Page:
What a delicious word (oops, my logolepsy is showing again). Sort of like succulent, but even better. Luculent refers to writing or speech which is clearly expressed. I’ve been delighted to devote the last 12 years to bringing luculence into the world of business communications.
This odd word refers to the kind of language which makes full use of jargon or vagueness to avoid making a clear statement. Quite clearly, a big part of my role as a copywriter in the past 12 years and onwards is fighting against camouflanguage and jargon.
This delicious word means the day before yesterday. It is the point in time at which many clients need their content. All part of the service.
Selcouth is a word that expresses itself, to some extent. That’s because this unusual old word actually means rare, strange or wonderful. I’ve had the delight of working with many unusual companies over the last 12 years. I’ve also had the pleasure of working with lots of wonderful people. Speaking of wonderful, I lost a special friend very suddenly at the start of this year. But that description’s doing him a disservice. He wasn’t just a true friend, he was my confidante and adviser on many aspects of life and work. And he shared my love of words and daft puns. I was fortunate to know one as selcouth as him.
This interesting German word refers to the character of a language or an intuitive feeling for what is linguistically appropriate. Appropriate isn’t something that gets a lot of airtime in the world of business content, yet it applies to both to copywriting tone of voice and to the messages we choose. Get these wrong and you can do lasting damage to your business.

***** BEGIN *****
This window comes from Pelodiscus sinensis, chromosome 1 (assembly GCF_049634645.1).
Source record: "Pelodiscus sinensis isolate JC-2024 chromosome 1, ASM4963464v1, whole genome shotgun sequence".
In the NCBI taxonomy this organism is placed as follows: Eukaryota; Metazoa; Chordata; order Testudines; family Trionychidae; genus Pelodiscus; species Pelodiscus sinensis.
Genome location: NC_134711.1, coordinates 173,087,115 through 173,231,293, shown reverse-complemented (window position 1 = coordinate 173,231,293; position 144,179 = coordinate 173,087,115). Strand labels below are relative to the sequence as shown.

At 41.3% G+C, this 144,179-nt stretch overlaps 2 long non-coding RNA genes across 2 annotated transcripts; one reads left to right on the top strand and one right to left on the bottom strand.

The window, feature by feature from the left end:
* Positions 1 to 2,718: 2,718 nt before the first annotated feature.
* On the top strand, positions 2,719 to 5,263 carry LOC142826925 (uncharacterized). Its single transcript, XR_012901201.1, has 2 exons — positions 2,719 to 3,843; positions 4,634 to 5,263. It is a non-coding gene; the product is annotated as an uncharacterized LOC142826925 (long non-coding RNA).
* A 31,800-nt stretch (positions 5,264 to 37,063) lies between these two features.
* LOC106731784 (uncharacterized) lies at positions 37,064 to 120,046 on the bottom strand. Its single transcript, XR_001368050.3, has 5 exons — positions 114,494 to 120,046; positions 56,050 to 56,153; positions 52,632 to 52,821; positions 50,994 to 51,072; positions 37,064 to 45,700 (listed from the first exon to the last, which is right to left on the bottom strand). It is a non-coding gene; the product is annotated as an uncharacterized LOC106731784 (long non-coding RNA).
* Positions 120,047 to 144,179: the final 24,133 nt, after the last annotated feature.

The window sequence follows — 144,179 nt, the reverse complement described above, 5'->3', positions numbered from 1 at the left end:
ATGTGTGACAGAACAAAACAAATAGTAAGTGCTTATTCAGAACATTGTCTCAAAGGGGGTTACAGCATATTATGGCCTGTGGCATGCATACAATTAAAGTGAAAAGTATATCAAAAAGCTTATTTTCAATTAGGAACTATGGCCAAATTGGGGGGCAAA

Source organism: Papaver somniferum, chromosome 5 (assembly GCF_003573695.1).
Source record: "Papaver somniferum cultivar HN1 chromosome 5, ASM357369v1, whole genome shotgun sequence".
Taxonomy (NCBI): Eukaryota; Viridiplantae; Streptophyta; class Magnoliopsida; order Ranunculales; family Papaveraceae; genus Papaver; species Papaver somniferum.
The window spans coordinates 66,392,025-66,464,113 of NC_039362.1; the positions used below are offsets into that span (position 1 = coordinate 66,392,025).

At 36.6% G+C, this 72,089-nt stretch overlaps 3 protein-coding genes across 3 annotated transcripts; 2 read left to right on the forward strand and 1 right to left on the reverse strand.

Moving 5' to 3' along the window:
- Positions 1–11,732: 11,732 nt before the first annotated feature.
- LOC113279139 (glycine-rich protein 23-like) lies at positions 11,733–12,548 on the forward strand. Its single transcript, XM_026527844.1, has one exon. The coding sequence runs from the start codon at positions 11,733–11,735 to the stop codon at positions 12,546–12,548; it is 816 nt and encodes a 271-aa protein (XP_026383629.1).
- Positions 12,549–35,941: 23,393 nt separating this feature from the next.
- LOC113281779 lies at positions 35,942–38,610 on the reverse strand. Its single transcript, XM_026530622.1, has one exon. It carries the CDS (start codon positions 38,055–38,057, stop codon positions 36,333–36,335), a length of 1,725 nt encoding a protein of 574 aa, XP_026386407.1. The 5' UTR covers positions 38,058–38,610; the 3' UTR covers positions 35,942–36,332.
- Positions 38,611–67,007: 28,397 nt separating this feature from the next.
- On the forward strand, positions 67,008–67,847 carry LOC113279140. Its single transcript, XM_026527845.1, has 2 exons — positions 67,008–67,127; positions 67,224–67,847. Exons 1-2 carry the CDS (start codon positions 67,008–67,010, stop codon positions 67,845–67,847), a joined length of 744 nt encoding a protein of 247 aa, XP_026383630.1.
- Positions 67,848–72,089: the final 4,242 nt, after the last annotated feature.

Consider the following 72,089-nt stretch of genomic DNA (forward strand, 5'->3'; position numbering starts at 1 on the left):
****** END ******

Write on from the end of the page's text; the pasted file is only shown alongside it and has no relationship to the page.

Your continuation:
Business content that isn’t swasivious isn’t going to get very far. Swasivious means something that is agreeable or persuasive and certainly applies to the role of copywriting. Not from the hard-sell point of view, of course, but from the perspective of creating a positive and enduring connection with the reader and building from there.
How could I resist? One of the longest words in the English language, floccinaucinihilipilification, means the estimation of something as having no value. Its use in the House of Commons in 2012 even earned an MP a place in the record books! I’ve been lucky enough over the past 12 years of Green Light Copywriting (and before that) to help make sure that companies are recognised for their true value. It’s my job to draw out and express exactly what is valuable about a business and bring it into their content. But I’ve also been hard at work creating content which is of value both to businesses and to their customers. Here’s to the next 12 years!
Now I’m going to have a birthday drink and see if I can still say “floccinaucinihilipilification”…
Camilla Zajac, Green Light Copywriting, Nottingham, September 2015